Vagner João Benício de Almeida - Bio

Vagner de Almeida at APHA  Conference 2004

Play/Book/Film: Cabaret Prevenção -1994 Brazil

Vagner at APHA Washington DC 2004
Vagner at APHA - 2004 Washington DC

Vagner João Benício de Almeida is a specialist in HIV/AIDS prevention. He was born in the city of Petrópolis in the State of Rio de Janeiro, Brazil. In 1972, at the age of 15, he began working as a volunteer in the Movimento de Ação Secundarista (MAS), developing literacy programs for poor communities in the North and Northeast regions of Brazil. Even before finishing his studies, he began working as an actor, writer and director, using theater and artistic performance to address a range of different social issues in Brazil.

In 1983, he traveled to the United States to study in Berkeley, California, where he first became involved in AIDS-related work. After returning to Brazil, in 1988 and 1989, he wrote and directed two of the first plays produced in the country about HIV and AIDS, Adeus Irmão, Durma Sossegado (1988) and Estou Vivo (1989). In 1990, he became part of a research team in the Institute of Social Medicine of the State University of Rio de Janeiro, focusing on the social dimensions of HIV/AIDS, and in 1993, he began working at ABIA (the Brazilian Interdisciplinary AIDS Association), one of the leading AIDS service, research and advocacy organizations in Brazil.

For the past decade, he has been a project coordinator at ABIA, working on projects that use theater and art for HIV/AIDS prevention education. He created a Workshop in Expressionist Theater, Sexuality and AIDS, and over the course of the 1990s developed Cabaret Prevenção – first implemented as a theatrical review, followed by the publication of a book and the production of a video documenting the elaboration and production of the play. In 1997, he spent time working for Population Services International in Maputo, Mozambique, where he produced a series of videos for AIDS prevention and condom promotion programs, and in 2002 he returned to work with the National AIDS Program in the Ministry of Health of Mozambique on training and capacity building for HIV/AIDS prevention work.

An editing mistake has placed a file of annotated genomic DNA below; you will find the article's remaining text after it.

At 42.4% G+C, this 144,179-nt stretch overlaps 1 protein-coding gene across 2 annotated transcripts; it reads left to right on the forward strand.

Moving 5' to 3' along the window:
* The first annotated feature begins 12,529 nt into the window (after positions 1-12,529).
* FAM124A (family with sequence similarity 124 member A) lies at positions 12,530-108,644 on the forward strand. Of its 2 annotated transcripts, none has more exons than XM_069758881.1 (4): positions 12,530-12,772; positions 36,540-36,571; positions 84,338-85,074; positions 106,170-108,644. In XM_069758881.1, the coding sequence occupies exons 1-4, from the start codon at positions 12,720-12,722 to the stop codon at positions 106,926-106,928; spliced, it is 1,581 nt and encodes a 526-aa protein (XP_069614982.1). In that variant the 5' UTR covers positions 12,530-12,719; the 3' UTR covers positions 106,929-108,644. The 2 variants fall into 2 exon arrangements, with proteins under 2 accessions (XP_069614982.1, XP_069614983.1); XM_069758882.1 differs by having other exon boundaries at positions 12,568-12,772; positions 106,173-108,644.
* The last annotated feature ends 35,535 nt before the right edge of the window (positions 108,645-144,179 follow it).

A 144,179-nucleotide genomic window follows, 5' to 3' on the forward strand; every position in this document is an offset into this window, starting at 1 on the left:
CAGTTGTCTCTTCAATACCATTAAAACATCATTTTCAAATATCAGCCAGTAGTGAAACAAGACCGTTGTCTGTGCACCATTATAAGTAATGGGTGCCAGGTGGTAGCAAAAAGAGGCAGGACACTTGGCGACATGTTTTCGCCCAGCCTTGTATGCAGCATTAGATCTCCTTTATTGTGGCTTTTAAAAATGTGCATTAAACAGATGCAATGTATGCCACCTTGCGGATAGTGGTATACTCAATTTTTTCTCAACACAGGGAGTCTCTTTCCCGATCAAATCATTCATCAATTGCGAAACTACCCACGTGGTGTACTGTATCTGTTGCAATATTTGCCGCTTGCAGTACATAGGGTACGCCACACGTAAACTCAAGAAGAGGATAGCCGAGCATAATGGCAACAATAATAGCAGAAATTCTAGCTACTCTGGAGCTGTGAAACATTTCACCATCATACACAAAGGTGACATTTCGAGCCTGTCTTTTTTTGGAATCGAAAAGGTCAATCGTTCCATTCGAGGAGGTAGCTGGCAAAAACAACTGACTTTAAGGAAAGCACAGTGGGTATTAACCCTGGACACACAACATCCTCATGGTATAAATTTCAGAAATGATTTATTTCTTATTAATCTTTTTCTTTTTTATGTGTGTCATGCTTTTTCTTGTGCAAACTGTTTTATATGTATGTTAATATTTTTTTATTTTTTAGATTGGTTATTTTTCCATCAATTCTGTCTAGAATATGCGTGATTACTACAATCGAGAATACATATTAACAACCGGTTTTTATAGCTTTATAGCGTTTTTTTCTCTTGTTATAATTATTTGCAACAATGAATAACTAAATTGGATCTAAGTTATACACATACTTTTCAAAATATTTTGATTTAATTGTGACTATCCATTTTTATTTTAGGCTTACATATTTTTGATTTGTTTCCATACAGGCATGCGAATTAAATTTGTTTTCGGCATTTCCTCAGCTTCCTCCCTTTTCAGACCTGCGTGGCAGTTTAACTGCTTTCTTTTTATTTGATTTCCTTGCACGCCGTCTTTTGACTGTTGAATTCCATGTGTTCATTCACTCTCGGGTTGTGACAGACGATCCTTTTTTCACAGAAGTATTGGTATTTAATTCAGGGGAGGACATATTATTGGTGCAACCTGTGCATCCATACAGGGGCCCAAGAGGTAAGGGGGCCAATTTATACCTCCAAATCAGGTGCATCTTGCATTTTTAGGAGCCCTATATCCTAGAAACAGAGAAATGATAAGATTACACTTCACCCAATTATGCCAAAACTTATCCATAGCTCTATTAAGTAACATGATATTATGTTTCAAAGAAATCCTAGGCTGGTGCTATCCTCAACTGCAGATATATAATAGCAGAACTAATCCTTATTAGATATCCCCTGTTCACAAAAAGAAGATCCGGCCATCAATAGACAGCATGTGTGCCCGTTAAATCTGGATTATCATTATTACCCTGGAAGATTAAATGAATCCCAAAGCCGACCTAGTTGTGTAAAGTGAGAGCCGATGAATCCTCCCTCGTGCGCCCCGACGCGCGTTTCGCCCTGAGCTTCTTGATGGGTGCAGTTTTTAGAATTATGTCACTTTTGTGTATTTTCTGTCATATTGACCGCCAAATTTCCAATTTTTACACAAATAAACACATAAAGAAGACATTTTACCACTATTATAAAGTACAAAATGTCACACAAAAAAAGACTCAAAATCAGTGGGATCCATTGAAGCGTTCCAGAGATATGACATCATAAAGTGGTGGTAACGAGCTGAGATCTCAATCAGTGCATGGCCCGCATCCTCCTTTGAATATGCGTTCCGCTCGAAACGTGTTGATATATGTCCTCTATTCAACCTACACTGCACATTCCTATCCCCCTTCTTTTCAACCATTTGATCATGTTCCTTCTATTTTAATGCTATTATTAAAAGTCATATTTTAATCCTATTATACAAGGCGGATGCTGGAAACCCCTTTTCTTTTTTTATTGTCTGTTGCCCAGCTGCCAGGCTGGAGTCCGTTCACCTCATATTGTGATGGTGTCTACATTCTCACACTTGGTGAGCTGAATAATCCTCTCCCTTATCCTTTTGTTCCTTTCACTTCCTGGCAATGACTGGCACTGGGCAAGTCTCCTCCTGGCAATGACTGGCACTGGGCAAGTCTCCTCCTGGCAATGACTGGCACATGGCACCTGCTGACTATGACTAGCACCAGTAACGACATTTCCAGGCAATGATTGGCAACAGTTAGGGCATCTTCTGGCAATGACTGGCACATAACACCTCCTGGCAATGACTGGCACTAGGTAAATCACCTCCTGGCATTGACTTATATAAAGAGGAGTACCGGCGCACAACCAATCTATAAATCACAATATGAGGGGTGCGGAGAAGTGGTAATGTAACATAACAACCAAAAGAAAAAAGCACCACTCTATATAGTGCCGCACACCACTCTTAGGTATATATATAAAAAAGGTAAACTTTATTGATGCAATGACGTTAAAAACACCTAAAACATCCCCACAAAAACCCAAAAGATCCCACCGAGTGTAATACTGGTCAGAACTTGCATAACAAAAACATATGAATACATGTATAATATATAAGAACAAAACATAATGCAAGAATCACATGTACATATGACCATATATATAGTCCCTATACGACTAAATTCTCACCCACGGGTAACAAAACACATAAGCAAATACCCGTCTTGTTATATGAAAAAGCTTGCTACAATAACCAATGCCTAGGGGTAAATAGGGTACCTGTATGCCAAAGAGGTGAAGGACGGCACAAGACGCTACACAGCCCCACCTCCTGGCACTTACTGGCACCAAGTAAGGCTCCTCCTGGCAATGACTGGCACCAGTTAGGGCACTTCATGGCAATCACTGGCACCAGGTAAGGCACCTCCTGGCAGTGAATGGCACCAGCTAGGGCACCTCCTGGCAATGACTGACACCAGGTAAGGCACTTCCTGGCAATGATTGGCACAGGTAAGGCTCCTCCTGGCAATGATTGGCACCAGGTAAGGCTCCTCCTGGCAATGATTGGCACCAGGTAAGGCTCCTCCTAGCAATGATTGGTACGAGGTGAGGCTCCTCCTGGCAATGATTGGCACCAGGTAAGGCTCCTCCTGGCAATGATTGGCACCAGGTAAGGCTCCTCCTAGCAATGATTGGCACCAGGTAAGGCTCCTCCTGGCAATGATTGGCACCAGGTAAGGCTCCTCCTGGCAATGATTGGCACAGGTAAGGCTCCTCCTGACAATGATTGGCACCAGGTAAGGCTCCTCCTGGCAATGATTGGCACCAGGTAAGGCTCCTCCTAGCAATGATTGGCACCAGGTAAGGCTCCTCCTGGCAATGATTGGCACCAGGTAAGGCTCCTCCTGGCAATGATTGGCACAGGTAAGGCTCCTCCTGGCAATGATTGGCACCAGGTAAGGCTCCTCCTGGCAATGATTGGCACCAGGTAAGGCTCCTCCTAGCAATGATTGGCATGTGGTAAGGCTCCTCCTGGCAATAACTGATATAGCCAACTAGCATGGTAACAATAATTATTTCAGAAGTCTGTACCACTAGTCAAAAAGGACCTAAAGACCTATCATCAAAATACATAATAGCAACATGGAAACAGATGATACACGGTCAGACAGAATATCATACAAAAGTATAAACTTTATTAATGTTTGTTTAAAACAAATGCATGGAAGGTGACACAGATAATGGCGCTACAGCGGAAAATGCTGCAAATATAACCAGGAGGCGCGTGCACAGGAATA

Since 2000, he has coordinated ABIA’s Youth and Sexual Diversity Project, an ongoing program focusing on HIV/AIDS prevention for young men who have sex with men in communities of color in Rio de Janeiro, including writing a book and producing a video titled Ritos e Ditos de Jovens Gays (Rites and Sayings of Young Gay Men) based on the project’s activities. He has also worked in a range of other cities and rural areas throughout Brazil, advising community-based organizations and state and local AIDS programs on prevention and outreach work directed to youth, men who have sex with men, sex workers and people living with HIV and AIDS.

Since 2002, he has worked as a Staff Associate in the Center for Gender, Sexuality and Health in the Mailman School of Public Health at Columbia University, where he has been involved in a range of projects, including training activities for MTCT-Plus in Beira, Mozambique, workshops on HIV/AIDS for the Brazilian Rainbow Group and GAPP (the HIV+ Support Group in Portuguese) at GMHC, and action research projects on sexual health and rights internationally.

His recent productions include The Butterflies, a film showing the life of homosexual youth in the outskirts of metropolitan cities, suffering from the effects of poverty and misery, without compromising their dignity and their creativity; Living Day By Day, a film about a massacre of transgender youth in Brazil in 2005; and Homophobia in School, an educational film about the discrimination and stigma against homosexuals in public schools in Brazil. Produced by ABIA and supported by UNESCO and Ministry of Health of Brazil.



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